Rob Coenen: A little bit yeah. We definitely have customers who come to us worried about how these devices will work in their systems, which devices they should be using whether or not if they go to third party should they be using QSFP’s instead of SFP’s, or what have you, or multi-mode over single mode and that is sort of the thing. So yeah, we step by step go through with the process with the customers and finding out what it is that they are deploying and what are their needs and requirements for their network. Not just today, but looking down the road. Say they are looking to deploy if they have a very old network, 1G. Ok they want to upgrade to 10G today maybe but looking down the road you might want to go to 40G or 100G or 400G you know, it seems like the bandwidth requirements never goes down. We advise our customer if you are doing a green field deployment today, what sort of fibers should you be putting in should you be sticking with multi-mode fiber or should you be looking for single mode fiber. That sort of thing. And, you know there are so many different varieties. In the old days the 10G was short reach, long reach and that was it. Now at a 100G there is like this explosion of different distances. 30 meters, 100 meters, 500 meters, 2KM, 10KM, like with each one those distances you have different options to choose from.
Curt Franklin: Ya know, I am glad you brought that up because I remember a time probably 10 or 15 years ago when the assumption was that by now networking would be all optical, all the way to the desktop everything would be fiber. And yet when I talk to people in the physical networking business, they often talk about being surprised at how many gig or even 100M they are still pulling and of course those are copper and they there are companies pulling 10G copper so one of my questions is, when you talk to your customers are you seeing a lots of this horizontal networking happening via fiber or is fiber still something that is primarily going on inside data centers and between data centers?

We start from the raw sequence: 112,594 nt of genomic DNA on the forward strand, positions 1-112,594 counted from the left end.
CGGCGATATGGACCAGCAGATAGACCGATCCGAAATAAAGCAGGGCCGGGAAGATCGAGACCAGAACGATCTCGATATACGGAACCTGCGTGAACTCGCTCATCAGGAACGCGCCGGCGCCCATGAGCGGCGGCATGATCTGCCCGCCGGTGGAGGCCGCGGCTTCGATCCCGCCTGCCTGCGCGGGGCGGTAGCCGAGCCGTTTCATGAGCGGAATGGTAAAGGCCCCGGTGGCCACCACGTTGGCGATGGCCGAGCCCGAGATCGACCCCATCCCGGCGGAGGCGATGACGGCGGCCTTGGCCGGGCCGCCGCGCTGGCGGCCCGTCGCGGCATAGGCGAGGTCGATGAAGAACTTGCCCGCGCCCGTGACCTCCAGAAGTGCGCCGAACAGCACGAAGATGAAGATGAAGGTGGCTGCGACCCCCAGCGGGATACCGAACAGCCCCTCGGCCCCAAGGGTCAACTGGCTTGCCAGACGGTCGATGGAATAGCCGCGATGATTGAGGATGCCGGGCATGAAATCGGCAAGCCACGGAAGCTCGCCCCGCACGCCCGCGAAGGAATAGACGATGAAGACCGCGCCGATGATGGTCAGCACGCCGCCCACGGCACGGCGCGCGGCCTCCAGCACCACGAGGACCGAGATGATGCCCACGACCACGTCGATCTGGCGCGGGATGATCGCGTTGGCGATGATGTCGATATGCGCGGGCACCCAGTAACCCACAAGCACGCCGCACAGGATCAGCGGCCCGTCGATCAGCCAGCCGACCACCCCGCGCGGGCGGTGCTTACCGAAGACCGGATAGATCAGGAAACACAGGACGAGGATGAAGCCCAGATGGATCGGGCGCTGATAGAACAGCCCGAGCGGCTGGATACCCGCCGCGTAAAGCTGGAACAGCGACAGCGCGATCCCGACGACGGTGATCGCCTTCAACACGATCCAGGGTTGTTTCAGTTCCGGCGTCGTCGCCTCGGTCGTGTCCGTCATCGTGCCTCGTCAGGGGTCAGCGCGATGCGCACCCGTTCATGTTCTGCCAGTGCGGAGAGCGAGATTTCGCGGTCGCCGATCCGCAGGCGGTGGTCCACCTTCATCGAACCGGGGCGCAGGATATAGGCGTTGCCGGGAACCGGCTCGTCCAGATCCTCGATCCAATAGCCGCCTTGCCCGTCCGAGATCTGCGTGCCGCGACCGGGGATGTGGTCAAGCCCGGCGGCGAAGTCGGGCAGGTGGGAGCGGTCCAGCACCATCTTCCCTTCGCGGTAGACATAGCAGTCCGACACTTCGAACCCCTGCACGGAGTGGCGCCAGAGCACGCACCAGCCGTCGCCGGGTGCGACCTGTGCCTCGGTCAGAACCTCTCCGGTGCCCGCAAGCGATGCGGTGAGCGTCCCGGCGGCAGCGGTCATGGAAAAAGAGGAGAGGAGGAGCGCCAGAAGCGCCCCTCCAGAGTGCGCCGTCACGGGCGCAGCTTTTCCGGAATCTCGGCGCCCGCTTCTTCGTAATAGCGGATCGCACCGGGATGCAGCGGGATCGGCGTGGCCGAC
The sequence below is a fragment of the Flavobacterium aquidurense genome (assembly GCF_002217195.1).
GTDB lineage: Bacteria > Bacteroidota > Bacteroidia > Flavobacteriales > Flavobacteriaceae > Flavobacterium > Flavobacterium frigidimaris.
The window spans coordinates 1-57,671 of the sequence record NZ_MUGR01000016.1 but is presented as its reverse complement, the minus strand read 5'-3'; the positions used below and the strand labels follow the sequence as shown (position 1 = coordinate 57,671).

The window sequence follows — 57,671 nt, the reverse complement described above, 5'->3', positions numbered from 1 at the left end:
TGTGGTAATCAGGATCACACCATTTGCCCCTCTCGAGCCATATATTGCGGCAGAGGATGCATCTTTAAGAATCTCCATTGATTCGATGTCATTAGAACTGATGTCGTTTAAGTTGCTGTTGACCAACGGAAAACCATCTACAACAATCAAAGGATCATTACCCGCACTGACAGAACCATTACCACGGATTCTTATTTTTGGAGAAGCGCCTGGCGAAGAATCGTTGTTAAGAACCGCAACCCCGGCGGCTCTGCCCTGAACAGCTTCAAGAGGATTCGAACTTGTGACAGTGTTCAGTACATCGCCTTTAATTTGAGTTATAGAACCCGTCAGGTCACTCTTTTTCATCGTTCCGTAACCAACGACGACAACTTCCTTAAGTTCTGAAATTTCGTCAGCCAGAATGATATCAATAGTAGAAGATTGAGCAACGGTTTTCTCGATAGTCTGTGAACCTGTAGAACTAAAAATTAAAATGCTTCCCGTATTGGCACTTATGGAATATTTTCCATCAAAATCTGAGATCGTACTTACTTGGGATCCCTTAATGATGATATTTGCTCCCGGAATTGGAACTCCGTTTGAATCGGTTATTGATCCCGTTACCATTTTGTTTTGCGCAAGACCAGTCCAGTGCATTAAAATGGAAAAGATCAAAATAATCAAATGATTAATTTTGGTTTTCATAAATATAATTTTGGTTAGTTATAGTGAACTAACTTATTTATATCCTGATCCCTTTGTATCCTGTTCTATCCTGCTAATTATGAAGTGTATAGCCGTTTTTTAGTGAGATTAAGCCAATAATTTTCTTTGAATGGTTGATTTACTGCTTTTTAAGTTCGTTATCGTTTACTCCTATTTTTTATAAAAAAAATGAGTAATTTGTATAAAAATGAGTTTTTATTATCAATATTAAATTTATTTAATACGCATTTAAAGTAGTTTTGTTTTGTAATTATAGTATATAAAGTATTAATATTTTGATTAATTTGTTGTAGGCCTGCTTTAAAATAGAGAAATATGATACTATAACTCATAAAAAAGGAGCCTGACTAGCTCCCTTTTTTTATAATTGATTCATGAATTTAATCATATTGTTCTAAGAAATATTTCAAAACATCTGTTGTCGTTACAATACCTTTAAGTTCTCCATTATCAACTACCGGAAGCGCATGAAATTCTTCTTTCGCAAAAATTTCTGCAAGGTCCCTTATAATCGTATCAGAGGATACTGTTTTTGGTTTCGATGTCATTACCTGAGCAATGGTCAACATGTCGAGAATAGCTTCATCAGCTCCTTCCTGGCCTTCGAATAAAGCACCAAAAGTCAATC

Anything that is between buildings now a days is going to be fiber
Rob Coenen: Oh, for sure. Anything that is between buildings now a days is going to be fiber and typically up in the trays is all going to be fiber as well. Within a rack copper still rules supreme. I mean even at a 100G you can go a couple of meters on copper which is more than enough to get you to your server, to your mid rack switch, or to your top of rack switch or what have you. Anything further than that, if you are trying to get from one rack to the next rack over, you might be able to do it with copper but yeah once it leaves the rack people have been going with optical at least with data rates like 10G and higher. Yeah it used to be that you could run Cat 6, Cat 5 or Cat 6 all over all over the place and that would be just fine. But it’s just not feasible anymore once you start looking at 25BG and 100G.
Lou Maresca: Makes sense. I want to have you look into your crystal ball for a second and maybe tell me how 5G is becoming kind of a big thing, IoT is obviously coming on hard here strong fairly certainly the last couple of years. How is this going to change the landscape especially for optical networks?
It will be interesting to see if people get rid of their wired internet all together and rely entirely on 5G.